Bangladesh police fire tear gas at election protest

DHAKA Sun Dec 9, 2012 3:23pm IST

Police stand guard near tyres that activists of the Bangladesh Nationalist Party (BNP) set on fire during a nationwide blockade in Dhaka December 9, 2012. REUTERS/Andrew Biraj

Police stand guard near tyres that activists of the Bangladesh Nationalist Party (BNP) set on fire during a nationwide blockade in Dhaka December 9, 2012.

Credit: Reuters/Andrew Biraj

DHAKA (Reuters) - Police fired rubber bullets and tear gas to disperse armed protesters staging blockades across Bangladesh on Sunday as part of an opposition push to get an independent administration to oversee next year's general election.

Activists from the country's two main political parties hurled homemade bombs and threatened to use guns and other weapons, Reuters witnesses and local television said.

Police and witnesses said supporters of the Bangladesh Nationalist Party (BNP), led by former prime minister Begum Khaleda Zia, and its allies set ablaze about 30 buses, trucks and cars in the capital Dhaka and other parts of the country.

"We are trying to contain the battles between activists and police, which has prevented movement of vehicles and forced residents from the streets," a police officer said.

Witnesses said the highway from Dhaka to the main port of Chittagong was deserted after the road had been barricaded. Other roads around the country were also blocked.

At least two people were killed and about 100 injured, police said. Dozens of activists were detained across the country.

The political scene in Bangladesh has been dominated for decades by bitter rivals Khaleda Zia and current Prime Minister Sheikh Hasina, whose electoral campaigns have sparked violent clashes and on occasions prompted military intervention.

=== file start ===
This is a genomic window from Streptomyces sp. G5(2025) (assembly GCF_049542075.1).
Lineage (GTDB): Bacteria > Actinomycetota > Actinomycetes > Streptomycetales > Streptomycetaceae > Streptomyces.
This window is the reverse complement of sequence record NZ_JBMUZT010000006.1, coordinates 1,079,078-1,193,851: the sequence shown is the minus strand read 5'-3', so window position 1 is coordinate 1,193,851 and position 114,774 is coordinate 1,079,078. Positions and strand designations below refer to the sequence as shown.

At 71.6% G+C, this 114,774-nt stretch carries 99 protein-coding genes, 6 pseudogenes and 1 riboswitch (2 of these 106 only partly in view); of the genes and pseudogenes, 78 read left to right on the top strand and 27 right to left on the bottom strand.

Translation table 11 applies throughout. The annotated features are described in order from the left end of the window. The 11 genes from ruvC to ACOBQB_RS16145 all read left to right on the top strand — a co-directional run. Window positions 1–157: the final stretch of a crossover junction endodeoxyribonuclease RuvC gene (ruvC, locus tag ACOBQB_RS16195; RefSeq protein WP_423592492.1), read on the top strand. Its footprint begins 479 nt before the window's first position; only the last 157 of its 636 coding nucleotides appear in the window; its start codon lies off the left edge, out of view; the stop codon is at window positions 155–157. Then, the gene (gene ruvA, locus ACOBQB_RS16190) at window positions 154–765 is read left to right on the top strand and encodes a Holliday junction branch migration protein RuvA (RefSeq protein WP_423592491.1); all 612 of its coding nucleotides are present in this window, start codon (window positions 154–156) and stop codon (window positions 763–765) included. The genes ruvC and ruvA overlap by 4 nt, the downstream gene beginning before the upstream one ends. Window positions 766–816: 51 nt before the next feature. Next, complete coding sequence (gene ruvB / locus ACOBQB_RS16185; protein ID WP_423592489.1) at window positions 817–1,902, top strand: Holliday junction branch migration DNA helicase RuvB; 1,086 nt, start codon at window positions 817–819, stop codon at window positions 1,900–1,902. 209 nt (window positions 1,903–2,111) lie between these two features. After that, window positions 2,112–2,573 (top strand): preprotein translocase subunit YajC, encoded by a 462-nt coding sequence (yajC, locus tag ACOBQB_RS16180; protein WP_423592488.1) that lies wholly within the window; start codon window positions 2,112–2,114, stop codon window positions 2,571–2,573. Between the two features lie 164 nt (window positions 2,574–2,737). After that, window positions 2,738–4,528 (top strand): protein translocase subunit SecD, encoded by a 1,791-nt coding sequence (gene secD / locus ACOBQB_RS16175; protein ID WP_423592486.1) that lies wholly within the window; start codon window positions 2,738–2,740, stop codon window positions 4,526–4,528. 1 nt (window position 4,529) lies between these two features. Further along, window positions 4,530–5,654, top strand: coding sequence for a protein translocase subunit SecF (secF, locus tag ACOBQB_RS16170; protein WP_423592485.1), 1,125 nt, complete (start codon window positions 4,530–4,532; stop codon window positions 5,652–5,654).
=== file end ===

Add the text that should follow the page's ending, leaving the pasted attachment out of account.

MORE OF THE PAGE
The two women, both in their mid 60s and who have served two terms each as the country's leader, are likely to face each other again in the next election due by end of 2013.

The BNP called for Sunday's blockade to force Sheikh Hasina to restore a system of holding parliamentary elections under a non-party caretaker administration, instead of it being supervised by the party in power.

Hasina's government over-ruled the caretaker provision in a constitutional amendment last year.

The BNP and allies including Jamaat-e-Islami, the country's largest Islamic party, want the caretaker system to be re-instated to guard against what they say would be an attempt by Hasina's Awami League party to steal the election results.

In 2007, the army was forced to intervene amid an election standoff between the two main parties.

It formed a caretaker administration after the then BNP-led government failed to hold fresh elections by the end of its parliamentary mandate. A military-led interim government organised fresh elections in 2008.

(Reporting by Anis Ahmed and Ruma Paul; Editing by Jeremy Laurence)

FILED UNDER:
Comments (0)
This discussion is now closed. We welcome comments on our articles for a limited period after their publication.

  • Most Popular
  • Most Shared

REUTERS SHOWCASE

India-WTO Standoff

India-WTO Standoff

India threatens to derail WTO deal, prompts angry U.S. rebuke  Full Article 

Economic Pulse

Economic Pulse

New govt promises low and stable tax regime for economic revival.  Full Article 

IPO Probe Ends

IPO Probe Ends

Facebook says SEC's IPO probe ends, extending WhatsApp closing date  Full Article 

World Stocks

World Stocks

Goldman Sachs downgrades stocks to neutral for short term  Full Article 

Disappointing Results

Disappointing Results

Amazon's far-reaching ambitions, lack of profits, unnerve investors  Full Article 

Global Growth

Global Growth

IMF cuts outlook, warns of stagnation risk in rich nations  Full Article 

Market Eye

Market Eye

Nifty retreats from record highs on profit taking.  Full Article 

Waning Enthusiasm

Waning Enthusiasm

Markets' post-election enthusiasm lost on consumers.  Full Article 

Reuters India Mobile

Reuters India Mobile

Get the latest news on the go. Visit Reuters India on your mobile device.  Full Coverage